In short, "30p", "24p", and "60i" are all nominally supported by DVD, in that you can make a sequence encoded with the right number of interlaced or progressive frame pictures per second. If the question is about the formal output of the MPEG decoding process itself, than 60i is the only kind of MPEG sequence that is permissible.

Check out http://www.mpeg.org/MPEG/DVD/Book_B/Video.html for more information.

-Keith

Hi, Keith --

In some ways, we're saying the same thing, in others, not so much.

When I say "60i," I of course mean 59.94i, so we don't disagree there.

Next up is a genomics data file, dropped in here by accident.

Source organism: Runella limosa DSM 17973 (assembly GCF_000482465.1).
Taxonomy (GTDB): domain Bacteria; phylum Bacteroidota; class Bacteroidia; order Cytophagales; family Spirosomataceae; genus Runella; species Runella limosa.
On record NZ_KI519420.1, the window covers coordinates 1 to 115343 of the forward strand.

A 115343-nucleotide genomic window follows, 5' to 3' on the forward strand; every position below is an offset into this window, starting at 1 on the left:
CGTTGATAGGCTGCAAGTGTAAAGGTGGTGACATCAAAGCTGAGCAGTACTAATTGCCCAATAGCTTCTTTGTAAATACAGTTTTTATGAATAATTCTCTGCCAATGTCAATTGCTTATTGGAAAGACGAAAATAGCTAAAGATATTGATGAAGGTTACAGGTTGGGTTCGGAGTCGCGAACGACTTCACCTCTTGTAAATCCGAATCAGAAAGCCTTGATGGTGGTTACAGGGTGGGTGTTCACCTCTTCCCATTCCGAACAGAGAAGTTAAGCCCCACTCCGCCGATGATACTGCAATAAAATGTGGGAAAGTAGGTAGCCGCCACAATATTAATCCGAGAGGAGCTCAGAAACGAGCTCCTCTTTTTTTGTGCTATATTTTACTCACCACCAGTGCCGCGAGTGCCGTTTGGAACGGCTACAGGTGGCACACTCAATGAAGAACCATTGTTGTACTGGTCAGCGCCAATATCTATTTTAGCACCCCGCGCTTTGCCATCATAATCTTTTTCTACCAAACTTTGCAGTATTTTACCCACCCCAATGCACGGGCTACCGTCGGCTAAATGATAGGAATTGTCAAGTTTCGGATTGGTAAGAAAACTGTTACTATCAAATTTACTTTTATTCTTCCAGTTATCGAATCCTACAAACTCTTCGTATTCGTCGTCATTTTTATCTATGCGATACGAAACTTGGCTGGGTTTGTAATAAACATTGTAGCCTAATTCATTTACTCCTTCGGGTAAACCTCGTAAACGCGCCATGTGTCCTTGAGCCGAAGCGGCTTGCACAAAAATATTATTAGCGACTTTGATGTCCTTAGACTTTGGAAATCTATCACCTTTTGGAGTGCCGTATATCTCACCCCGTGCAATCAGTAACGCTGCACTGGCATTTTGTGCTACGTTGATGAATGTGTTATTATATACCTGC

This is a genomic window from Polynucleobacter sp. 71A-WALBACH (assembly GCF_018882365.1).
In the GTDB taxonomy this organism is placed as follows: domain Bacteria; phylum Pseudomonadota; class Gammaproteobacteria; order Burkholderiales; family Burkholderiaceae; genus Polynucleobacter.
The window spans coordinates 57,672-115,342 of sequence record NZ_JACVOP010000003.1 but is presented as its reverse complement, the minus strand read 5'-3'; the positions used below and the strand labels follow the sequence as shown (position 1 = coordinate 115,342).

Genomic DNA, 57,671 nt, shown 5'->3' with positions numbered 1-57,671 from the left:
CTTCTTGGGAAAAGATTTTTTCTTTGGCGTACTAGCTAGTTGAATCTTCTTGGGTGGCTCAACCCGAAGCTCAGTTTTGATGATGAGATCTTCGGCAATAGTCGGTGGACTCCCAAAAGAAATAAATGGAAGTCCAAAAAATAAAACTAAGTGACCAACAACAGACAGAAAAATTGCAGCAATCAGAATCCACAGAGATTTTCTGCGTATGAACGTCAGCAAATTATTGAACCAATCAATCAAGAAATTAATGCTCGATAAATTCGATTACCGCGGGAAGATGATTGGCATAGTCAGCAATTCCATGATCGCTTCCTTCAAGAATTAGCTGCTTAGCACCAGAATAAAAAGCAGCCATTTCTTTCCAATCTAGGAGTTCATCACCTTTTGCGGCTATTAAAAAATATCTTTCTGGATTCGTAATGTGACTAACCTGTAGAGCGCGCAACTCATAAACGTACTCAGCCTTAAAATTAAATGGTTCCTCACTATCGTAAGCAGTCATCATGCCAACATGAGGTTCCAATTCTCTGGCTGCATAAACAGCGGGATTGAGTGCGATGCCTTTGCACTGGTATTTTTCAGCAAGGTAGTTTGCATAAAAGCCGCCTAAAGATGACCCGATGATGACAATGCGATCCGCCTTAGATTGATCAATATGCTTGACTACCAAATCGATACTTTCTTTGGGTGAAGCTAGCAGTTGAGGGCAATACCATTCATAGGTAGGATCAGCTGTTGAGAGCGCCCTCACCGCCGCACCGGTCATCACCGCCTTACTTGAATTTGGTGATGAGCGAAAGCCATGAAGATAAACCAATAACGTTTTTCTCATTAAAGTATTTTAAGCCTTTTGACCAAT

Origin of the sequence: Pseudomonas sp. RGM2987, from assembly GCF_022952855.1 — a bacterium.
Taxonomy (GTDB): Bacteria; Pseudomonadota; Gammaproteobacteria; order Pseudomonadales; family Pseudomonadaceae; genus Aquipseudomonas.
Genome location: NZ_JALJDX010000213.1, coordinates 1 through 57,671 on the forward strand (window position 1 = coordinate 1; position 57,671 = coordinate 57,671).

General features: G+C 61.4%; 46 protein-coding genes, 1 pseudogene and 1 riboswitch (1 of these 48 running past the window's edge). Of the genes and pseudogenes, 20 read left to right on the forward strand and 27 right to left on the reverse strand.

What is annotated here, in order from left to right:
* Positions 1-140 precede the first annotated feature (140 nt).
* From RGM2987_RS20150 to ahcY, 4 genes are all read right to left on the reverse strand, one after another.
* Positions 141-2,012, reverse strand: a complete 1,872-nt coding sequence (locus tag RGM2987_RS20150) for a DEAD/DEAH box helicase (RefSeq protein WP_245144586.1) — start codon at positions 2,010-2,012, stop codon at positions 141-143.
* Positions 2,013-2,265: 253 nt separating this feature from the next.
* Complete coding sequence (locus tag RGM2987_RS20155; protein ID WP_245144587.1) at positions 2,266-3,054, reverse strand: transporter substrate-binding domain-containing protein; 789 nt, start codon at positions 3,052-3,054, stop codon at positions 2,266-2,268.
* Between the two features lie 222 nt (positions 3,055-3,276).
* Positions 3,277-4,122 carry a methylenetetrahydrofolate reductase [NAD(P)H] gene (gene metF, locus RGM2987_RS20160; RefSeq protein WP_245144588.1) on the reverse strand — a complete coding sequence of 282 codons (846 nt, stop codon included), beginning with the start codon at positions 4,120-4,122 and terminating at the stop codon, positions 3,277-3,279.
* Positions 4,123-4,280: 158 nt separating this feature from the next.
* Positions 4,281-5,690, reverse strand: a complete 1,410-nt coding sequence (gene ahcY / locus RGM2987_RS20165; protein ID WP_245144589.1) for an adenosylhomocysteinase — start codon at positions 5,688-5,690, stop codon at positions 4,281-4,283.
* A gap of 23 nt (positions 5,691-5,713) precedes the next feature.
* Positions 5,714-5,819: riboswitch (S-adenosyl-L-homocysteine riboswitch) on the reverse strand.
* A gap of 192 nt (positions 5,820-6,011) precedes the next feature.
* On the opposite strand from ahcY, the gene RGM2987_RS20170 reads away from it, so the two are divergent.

However, if you were to go into a 24p DVD and pull the VOB files directly off the disc, you'll find that they are indeed 23.976p.

But you can't encode a 29.976p file to DVD; it will be re-encoded to 59.94i.

Think about it -- if everything had to be encoded ON DISC at 59.94, there would be no reason for a player to insert 3:2 pulldown on 24p files, because it would already be there.

Please note that the page you linked to makes reference to "the 2nd generation DVD MPEG-2 decoders WILL . . . " This page is really old.
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Old July 14th, 2006, 08:05 AM   #13
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Quote:
Originally Posted by Keith Winstein
Yeah, I'm sorry to pick on you, David, but this is just wrong. A normal DVD player outputs 59.94 interlaced fields per second. A progressive-scan DVD player outputs 59.94 progressive frames per second. For 24p source material, this will still generally result in a 3:2 cadence.